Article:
Though the policy is novel, the new pathway to market should not come as a surprise as Commissioner Gottlieb described the concept in an FDA blog post and the explicit title of the guidance has been listed as a high priority on CDRH’s FY2018 guidance agenda since December 2017. Two other guidances on the Center’s high priority list include “Appropriate Use of Voluntary Consensus Standards in Premarket Submissions for Medical Devices,” and “Principles and Procedures for the Recognition and/or Withdrawal of Voluntary Consensus Standards.” As a form of OPC, standards will play an even larger role in how FDA regulates devices, an expansion supported by the 21st Century Cures Act and the Food and Drug Administration Reauthorization Act of 2017. Collectively, both pieces of legislation include mandates and funding intended to enhance the CDRH Standards Program.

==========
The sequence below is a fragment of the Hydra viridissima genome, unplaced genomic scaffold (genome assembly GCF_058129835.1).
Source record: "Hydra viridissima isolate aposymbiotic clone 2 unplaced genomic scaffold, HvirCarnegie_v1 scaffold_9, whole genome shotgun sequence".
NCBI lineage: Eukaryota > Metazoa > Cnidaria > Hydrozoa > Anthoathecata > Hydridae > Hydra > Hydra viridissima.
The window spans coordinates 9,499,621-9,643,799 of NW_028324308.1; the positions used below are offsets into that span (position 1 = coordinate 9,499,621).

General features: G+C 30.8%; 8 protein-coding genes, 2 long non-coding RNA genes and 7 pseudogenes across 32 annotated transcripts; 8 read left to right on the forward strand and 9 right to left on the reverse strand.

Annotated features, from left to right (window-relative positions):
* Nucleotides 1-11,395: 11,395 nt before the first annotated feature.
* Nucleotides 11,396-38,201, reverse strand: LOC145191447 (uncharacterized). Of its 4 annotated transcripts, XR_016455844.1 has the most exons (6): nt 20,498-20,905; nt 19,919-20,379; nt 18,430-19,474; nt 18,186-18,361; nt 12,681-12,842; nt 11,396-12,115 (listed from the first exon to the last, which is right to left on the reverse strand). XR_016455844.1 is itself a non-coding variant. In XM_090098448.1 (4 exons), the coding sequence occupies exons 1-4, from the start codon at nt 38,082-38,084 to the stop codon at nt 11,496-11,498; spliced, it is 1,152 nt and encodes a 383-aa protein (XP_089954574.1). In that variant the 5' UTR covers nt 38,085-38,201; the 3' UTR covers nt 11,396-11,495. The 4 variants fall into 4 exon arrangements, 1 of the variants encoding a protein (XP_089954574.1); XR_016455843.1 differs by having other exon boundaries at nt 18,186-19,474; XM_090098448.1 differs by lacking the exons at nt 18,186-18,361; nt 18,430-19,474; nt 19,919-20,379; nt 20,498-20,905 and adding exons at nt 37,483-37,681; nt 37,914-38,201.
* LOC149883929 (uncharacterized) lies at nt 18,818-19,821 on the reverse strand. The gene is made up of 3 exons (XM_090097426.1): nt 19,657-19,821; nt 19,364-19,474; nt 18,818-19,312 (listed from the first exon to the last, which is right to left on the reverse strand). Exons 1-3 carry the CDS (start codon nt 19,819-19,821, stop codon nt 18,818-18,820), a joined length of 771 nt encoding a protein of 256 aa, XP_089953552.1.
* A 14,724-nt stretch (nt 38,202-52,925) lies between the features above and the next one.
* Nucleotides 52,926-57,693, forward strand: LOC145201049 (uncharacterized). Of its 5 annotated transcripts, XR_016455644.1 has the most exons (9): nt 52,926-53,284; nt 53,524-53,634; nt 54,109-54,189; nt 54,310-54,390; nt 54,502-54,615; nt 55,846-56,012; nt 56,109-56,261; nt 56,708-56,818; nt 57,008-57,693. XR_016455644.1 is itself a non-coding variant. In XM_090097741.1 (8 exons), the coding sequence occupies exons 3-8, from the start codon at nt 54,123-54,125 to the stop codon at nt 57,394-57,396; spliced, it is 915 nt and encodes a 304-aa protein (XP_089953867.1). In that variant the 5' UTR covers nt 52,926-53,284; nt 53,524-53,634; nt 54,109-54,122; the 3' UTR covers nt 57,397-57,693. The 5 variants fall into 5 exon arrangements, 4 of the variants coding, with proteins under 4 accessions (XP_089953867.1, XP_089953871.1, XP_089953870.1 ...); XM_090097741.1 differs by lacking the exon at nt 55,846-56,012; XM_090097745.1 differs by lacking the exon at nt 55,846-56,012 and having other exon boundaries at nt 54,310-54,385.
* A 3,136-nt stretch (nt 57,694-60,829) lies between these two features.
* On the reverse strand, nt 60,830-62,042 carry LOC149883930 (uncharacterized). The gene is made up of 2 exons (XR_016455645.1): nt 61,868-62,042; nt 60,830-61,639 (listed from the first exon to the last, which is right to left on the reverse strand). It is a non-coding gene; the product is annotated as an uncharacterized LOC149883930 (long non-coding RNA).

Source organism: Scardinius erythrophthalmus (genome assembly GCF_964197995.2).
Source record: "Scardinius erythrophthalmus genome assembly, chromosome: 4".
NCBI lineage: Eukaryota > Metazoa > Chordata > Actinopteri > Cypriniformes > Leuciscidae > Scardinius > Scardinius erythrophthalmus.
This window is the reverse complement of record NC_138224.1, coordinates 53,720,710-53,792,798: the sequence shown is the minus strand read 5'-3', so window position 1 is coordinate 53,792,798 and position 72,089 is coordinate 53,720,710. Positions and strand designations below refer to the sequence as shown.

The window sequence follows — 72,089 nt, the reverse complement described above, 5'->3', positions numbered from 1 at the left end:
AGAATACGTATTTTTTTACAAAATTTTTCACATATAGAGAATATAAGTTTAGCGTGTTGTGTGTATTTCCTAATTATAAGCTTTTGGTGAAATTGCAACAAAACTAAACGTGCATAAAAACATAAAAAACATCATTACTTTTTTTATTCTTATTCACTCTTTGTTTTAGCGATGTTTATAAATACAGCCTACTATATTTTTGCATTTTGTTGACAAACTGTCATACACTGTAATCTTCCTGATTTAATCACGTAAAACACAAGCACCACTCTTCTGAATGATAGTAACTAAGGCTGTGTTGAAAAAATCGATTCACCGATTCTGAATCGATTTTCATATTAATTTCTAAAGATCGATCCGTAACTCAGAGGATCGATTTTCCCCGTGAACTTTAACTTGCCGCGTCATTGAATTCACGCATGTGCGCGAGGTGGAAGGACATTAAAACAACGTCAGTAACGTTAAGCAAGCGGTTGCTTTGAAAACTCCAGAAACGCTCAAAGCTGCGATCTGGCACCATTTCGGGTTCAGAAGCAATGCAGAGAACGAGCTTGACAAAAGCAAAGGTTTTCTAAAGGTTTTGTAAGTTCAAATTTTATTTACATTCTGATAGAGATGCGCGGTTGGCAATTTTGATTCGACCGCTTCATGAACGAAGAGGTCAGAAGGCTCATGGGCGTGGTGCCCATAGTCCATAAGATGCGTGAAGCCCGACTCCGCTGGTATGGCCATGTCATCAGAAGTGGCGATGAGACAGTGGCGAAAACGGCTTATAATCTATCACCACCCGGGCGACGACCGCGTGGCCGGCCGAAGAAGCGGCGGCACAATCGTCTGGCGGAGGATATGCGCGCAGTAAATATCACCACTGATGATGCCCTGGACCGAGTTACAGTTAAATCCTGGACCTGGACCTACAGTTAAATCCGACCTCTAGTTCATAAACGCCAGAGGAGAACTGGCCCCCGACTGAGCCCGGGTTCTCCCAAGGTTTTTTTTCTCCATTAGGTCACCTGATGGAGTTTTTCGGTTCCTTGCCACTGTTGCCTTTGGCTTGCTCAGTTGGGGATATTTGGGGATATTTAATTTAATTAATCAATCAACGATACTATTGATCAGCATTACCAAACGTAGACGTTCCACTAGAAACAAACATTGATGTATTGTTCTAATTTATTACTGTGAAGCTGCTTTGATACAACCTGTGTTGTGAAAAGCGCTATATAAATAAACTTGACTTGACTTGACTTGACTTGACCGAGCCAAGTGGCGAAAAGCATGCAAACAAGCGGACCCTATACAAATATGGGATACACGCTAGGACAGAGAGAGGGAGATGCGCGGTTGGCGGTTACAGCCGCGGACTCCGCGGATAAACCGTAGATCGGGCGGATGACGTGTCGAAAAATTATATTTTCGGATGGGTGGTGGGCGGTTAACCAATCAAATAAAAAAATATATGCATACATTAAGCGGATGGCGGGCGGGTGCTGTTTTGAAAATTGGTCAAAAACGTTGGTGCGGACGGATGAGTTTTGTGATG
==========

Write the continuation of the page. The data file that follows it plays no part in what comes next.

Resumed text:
One provision in particular has the potential to influence the Expanded Abbreviated 510(k) Program. Under Section 3053 of the 21st Century Cures Act, any person can request that CDRH formally recognize a consensus standard and the agency must, in turn, provide its rationale for recognizing all, part, or none of the standard, including the scientific, technical, regulatory, or other basis for that decision. We foresee stakeholders utilizing this provision to help shape the OPC that FDA will use when evaluating substantial equivalence under the Expanded Abbreviated 510(k) Program.

The deadline for submitting comments to the draft guidance is July 11, 2018.